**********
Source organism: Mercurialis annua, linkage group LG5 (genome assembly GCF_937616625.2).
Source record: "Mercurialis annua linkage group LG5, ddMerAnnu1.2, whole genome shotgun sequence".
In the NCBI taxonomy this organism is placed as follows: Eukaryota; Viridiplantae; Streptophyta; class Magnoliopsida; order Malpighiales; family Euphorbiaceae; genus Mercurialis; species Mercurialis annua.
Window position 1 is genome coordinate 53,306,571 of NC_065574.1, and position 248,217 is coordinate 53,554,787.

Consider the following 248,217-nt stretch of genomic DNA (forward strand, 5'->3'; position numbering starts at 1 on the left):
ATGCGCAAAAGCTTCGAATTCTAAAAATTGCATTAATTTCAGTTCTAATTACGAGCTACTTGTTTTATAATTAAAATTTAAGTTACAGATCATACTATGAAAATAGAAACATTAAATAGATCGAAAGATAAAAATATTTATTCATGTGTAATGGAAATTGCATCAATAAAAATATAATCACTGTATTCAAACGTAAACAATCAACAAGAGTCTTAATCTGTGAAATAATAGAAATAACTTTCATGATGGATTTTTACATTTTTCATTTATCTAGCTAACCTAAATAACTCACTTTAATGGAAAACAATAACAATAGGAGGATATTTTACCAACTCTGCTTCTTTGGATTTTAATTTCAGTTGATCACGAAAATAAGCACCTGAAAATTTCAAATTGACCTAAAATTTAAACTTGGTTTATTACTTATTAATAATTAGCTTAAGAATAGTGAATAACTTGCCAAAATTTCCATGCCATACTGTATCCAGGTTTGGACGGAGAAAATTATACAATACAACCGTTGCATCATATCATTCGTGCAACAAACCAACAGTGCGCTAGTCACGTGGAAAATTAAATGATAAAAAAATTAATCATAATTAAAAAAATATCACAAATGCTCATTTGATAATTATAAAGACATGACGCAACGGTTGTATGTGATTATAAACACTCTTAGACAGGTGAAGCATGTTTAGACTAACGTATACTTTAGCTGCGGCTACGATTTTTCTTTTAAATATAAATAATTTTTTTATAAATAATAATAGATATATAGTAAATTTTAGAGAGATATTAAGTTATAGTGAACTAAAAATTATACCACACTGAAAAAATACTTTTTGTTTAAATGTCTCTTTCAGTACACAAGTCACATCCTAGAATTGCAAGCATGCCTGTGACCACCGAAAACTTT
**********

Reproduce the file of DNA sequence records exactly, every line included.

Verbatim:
Source organism: Mercurialis annua, linkage group LG5 (genome assembly GCF_937616625.2).
Source record: "Mercurialis annua linkage group LG5, ddMerAnnu1.2, whole genome shotgun sequence".
In the NCBI taxonomy this organism is placed as follows: Eukaryota; Viridiplantae; Streptophyta; class Magnoliopsida; order Malpighiales; family Euphorbiaceae; genus Mercurialis; species Mercurialis annua.
Window position 1 is genome coordinate 53,306,571 of NC_065574.1, and position 248,217 is coordinate 53,554,787.

Consider the following 248,217-nt stretch of genomic DNA (forward strand, 5'->3'; position numbering starts at 1 on the left):
ATGCGCAAAAGCTTCGAATTCTAAAAATTGCATTAATTTCAGTTCTAATTACGAGCTACTTGTTTTATAATTAAAATTTAAGTTACAGATCATACTATGAAAATAGAAACATTAAATAGATCGAAAGATAAAAATATTTATTCATGTGTAATGGAAATTGCATCAATAAAAATATAATCACTGTATTCAAACGTAAACAATCAACAAGAGTCTTAATCTGTGAAATAATAGAAATAACTTTCATGATGGATTTTTACATTTTTCATTTATCTAGCTAACCTAAATAACTCACTTTAATGGAAAACAATAACAATAGGAGGATATTTTACCAACTCTGCTTCTTTGGATTTTAATTTCAGTTGATCACGAAAATAAGCACCTGAAAATTTCAAATTGACCTAAAATTTAAACTTGGTTTATTACTTATTAATAATTAGCTTAAGAATAGTGAATAACTTGCCAAAATTTCCATGCCATACTGTATCCAGGTTTGGACGGAGAAAATTATACAATACAACCGTTGCATCATATCATTCGTGCAACAAACCAACAGTGCGCTAGTCACGTGGAAAATTAAATGATAAAAAAATTAATCATAATTAAAAAAATATCACAAATGCTCATTTGATAATTATAAAGACATGACGCAACGGTTGTATGTGATTATAAACACTCTTAGACAGGTGAAGCATGTTTAGACTAACGTATACTTTAGCTGCGGCTACGATTTTTCTTTTAAATATAAATAATTTTTTTATAAATAATAATAGATATATAGTAAATTTTAGAGAGATATTAAGTTATAGTGAACTAAAAATTATACCACACTGAAAAAATACTTTTTGTTTAAATGTCTCTTTCAGTACACAAGTCACATCCTAGAATTGCAAGCATGCCTGTGACCACCGAAAACTTT